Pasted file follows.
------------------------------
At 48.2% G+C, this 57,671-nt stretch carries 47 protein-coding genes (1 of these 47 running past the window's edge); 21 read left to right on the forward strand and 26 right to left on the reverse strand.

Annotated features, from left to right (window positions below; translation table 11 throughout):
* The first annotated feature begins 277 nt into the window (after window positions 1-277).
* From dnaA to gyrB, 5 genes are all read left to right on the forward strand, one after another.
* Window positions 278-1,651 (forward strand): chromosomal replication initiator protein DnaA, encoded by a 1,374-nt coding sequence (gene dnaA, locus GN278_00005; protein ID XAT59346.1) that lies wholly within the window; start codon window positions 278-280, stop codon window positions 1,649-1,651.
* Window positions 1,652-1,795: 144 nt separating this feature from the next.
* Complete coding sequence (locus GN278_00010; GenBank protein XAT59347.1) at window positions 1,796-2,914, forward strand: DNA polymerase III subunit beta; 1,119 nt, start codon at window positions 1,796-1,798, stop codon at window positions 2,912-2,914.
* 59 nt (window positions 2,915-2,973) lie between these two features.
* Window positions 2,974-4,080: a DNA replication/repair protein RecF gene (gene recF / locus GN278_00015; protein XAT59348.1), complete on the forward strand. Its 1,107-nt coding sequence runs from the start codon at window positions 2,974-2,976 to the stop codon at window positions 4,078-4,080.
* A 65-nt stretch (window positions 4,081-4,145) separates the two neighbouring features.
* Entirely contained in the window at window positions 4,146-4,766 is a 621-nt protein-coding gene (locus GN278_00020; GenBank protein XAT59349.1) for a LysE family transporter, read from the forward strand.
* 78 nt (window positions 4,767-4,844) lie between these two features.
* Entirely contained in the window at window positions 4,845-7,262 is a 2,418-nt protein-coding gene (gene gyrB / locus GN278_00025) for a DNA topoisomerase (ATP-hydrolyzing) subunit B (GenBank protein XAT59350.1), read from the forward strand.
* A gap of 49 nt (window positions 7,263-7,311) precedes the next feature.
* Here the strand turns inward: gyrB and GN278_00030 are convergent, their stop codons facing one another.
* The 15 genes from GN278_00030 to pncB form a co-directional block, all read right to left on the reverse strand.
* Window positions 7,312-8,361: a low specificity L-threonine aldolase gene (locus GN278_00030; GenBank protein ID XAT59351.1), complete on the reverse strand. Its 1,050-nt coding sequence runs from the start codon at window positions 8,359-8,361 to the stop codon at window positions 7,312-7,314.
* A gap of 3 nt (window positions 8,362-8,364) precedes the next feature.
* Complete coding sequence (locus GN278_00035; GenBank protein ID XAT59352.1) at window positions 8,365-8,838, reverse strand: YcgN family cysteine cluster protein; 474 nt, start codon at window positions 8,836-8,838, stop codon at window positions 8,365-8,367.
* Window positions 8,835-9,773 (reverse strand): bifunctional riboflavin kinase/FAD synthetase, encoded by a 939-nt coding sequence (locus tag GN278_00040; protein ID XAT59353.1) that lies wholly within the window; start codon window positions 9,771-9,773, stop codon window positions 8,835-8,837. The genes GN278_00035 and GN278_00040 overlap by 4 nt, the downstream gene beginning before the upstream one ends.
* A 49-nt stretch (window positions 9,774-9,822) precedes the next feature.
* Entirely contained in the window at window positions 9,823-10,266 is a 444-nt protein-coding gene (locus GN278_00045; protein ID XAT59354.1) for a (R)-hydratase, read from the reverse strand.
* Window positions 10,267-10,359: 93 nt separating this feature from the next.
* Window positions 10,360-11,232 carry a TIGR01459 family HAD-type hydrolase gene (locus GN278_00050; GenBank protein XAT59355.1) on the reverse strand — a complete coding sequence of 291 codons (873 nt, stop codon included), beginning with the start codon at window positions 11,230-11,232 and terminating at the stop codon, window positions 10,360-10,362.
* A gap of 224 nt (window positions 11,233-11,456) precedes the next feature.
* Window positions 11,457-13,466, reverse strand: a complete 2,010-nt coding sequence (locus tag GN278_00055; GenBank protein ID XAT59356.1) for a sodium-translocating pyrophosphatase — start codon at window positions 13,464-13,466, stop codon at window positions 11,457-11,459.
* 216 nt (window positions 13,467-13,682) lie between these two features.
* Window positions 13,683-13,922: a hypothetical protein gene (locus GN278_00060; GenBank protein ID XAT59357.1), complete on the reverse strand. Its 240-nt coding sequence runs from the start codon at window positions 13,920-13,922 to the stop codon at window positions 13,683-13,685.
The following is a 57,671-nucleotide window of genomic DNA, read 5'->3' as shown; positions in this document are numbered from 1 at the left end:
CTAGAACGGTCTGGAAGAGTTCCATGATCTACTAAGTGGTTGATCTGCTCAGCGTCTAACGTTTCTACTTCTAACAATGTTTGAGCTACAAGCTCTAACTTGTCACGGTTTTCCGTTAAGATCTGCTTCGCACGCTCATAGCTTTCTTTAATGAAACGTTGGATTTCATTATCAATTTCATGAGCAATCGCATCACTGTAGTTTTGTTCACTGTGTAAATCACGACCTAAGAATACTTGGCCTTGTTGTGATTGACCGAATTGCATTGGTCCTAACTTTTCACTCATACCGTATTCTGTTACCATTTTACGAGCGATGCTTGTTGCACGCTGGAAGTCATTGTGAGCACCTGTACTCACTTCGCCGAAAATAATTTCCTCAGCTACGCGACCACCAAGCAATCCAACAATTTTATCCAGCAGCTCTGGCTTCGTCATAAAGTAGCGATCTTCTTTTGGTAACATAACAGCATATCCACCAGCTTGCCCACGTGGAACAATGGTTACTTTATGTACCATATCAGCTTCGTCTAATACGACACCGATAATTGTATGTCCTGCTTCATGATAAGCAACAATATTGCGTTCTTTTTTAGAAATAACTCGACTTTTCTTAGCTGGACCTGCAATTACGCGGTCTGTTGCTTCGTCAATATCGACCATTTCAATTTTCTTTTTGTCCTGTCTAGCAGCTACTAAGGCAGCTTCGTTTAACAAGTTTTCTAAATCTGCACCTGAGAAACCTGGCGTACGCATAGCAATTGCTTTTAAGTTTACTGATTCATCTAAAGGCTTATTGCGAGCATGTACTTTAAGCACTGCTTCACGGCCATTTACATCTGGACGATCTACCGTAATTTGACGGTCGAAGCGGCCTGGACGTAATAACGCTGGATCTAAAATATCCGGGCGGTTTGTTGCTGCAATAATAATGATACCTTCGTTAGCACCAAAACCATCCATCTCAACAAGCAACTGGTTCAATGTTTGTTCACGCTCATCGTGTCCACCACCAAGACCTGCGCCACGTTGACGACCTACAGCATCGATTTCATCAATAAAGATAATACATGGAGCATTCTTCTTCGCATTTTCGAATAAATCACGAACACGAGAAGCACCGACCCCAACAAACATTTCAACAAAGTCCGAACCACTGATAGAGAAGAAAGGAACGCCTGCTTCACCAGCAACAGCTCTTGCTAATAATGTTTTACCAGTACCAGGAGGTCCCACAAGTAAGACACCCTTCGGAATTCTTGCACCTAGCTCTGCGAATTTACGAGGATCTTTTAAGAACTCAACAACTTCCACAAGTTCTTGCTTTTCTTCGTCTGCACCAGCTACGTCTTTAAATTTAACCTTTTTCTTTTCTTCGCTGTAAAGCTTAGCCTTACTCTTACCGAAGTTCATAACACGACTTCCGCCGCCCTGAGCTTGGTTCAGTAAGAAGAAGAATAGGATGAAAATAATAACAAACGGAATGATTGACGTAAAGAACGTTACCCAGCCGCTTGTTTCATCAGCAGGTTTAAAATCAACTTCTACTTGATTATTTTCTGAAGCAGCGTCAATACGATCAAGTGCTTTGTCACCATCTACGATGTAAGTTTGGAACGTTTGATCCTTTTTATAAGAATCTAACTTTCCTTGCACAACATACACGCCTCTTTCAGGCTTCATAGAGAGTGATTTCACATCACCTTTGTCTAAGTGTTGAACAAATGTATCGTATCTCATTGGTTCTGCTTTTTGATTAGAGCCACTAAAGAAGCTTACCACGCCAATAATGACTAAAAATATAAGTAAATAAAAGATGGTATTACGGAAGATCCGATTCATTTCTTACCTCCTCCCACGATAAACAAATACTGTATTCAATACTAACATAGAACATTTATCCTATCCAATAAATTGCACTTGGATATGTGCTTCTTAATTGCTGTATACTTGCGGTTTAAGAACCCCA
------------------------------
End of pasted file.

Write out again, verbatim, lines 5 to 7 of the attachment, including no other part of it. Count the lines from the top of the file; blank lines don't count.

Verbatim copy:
* Window positions 278-1,651 (forward strand): chromosomal replication initiator protein DnaA, encoded by a 1,374-nt coding sequence (gene dnaA, locus GN278_00005; protein ID XAT59346.1) that lies wholly within the window; start codon window positions 278-280, stop codon window positions 1,649-1,651.
* Window positions 1,652-1,795: 144 nt separating this feature from the next.
* Complete coding sequence (locus GN278_00010; GenBank protein XAT59347.1) at window positions 1,796-2,914, forward strand: DNA polymerase III subunit beta; 1,119 nt, start codon at window positions 1,796-1,798, stop codon at window positions 2,912-2,914.